We make the point that changing cuticle structures between plant species in nature would also be characterized by a change in the effective pore density. Like the discussion on , the high sensitivity of the model to this parameter could then explain why differences in plant species (Schreiber et al., 2006), plays a vital role in uptake.
3.1.3. Relative Humidity
The sensitivity of our model to relative humidity, H, can be seen in Figure 5C, which shows that increasing relative humidity increases percentage uptake. Relative humidity is highly influential over theoretical percentage uptake, as shown in Table 2. In the model, relative humidity influences uptake by affecting the evaporation and initial size of the aqueous pores.
In real cuticles, there is limited experimental data published investigating ionic uptake through cuticles without surfactant, at various humidities. Experiments are usually conducted with surfactants. However, other studies are worth considering. Several studies have shown relative humidity is directly proportional to percentage uptake of ionic AIs with surfactants through cuticles (Schönherr, 2000; Schönherr, 2001; Schönherr, 2002). These studies have also shown that the highest uptake always occurs at high relative humidity, where 90–100% produce similar results, which is also true in Figure 5C.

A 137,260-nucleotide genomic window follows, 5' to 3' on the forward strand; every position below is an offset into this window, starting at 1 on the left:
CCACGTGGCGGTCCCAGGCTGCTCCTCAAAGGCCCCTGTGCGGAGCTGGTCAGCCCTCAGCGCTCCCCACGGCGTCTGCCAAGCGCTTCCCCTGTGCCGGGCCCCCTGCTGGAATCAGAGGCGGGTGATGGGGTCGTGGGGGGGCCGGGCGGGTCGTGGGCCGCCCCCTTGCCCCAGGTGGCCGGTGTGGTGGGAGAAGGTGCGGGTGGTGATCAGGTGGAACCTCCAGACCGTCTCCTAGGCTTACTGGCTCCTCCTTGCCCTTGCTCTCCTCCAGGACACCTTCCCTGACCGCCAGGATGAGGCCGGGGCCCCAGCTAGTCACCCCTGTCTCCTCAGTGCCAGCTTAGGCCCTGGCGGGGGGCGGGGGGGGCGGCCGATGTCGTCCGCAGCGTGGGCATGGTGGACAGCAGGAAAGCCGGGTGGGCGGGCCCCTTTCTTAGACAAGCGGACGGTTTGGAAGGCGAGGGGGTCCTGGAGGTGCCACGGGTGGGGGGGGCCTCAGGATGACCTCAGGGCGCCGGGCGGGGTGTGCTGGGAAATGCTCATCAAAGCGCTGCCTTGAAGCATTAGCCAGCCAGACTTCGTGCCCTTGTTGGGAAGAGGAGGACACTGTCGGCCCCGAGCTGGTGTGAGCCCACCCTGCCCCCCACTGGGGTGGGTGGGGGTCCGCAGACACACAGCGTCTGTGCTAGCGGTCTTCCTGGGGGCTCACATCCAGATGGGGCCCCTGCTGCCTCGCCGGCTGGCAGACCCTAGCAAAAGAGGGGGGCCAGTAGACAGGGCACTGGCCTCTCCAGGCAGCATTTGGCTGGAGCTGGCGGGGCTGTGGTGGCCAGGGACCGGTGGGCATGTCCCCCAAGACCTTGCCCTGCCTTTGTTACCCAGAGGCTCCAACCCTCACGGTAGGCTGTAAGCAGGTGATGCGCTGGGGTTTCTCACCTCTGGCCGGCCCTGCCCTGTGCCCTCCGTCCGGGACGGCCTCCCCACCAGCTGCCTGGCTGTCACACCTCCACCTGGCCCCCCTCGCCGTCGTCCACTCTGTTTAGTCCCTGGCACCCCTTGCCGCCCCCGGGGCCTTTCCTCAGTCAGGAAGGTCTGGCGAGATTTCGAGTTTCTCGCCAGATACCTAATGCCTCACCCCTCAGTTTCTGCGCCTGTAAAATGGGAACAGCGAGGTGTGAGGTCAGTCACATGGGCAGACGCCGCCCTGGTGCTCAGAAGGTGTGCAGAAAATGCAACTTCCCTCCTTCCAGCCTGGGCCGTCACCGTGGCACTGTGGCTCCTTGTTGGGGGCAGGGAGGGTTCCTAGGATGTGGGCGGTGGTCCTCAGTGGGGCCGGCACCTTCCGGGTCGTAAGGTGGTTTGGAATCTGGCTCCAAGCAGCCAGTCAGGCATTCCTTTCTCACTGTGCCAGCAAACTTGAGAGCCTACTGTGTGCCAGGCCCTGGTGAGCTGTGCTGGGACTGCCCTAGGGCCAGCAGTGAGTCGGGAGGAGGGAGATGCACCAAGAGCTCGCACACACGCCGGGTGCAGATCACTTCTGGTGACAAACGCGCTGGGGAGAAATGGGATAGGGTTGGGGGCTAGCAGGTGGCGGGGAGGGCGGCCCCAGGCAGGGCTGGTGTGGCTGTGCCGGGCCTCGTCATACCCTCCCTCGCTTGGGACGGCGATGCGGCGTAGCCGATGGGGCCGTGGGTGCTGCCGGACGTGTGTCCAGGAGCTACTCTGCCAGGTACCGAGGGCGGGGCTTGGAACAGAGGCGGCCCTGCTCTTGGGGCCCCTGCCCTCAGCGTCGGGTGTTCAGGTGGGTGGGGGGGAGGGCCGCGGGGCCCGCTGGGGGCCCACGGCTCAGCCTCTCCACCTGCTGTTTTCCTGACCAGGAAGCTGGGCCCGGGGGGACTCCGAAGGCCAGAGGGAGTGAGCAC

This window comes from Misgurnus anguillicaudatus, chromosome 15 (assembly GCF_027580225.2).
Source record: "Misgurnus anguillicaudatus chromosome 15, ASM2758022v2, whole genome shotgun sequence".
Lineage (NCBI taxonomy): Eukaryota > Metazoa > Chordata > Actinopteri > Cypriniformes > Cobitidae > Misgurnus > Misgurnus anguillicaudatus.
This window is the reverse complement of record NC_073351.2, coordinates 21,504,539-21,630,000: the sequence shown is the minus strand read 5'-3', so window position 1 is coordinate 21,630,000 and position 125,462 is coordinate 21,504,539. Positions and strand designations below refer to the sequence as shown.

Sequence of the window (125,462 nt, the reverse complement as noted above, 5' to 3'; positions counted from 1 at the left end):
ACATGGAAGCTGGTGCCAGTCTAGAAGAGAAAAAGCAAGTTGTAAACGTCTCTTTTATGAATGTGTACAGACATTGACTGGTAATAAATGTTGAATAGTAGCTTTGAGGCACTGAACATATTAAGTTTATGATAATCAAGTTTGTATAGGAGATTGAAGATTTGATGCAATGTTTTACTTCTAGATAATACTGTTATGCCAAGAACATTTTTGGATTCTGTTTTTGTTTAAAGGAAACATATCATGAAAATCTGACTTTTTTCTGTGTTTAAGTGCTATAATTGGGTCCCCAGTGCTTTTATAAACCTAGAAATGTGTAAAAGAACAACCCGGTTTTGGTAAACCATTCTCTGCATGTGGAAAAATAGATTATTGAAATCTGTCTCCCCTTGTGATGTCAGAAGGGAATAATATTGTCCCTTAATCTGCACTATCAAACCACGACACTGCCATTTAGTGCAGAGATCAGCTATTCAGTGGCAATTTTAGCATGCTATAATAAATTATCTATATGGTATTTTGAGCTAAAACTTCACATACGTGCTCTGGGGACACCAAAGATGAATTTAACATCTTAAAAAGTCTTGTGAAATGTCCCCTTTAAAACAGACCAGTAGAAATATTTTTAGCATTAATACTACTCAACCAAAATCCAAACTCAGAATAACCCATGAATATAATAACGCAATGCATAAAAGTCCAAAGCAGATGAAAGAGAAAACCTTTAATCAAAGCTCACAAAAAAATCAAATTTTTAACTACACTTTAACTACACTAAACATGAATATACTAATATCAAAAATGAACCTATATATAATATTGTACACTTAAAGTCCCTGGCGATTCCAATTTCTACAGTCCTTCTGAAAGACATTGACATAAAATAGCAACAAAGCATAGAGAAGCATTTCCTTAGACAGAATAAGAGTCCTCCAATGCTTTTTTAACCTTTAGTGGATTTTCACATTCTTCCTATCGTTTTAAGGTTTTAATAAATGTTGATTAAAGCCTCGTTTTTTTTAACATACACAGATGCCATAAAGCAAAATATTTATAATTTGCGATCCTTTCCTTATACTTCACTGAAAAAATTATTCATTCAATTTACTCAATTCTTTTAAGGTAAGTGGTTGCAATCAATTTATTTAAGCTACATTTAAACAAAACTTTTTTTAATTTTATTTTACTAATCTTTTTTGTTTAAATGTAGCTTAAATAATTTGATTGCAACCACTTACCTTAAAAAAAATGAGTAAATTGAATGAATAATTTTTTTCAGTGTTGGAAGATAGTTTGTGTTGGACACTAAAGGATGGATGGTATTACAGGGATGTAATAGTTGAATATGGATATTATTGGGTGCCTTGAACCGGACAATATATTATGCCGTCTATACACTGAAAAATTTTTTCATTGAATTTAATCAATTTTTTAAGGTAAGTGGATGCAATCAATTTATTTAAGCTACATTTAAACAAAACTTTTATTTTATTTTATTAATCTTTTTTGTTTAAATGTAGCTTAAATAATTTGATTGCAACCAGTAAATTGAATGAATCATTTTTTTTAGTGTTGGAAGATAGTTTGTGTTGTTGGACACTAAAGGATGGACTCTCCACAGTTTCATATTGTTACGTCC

Middleton and Sanderson (1965) have investigated strontium-89, which is in the same periodic family as calcium and is known to metabolize in a similar fashion. Middleton and Sanderson (1965) find uptake in plant leaves is around 70% at relative humidity higher than 95% of strontium-89 after 50 h. Therefore, the maximum as shown in Figure 5C of 70% uptake at 95% relative humidity aligns with the well-established literature.
Our model predicts a 4-fold increase in percentage uptake when relative humidity is increased from 60 to 95%. Santier and Chamel (1992) apply glyphosate without surfactant to isolated tomato fruit CMs. They found a 9-fold increase in uptake when relative humidity increased from 60 to 100%. These results indicate our model has the potential to predict changes in relative humidity, beyond the Kraemer et al. (2009) data. Therefore, our results from the sensitivity analysis for relative humidity are feasible.
3.1.4. Ion Binding Rate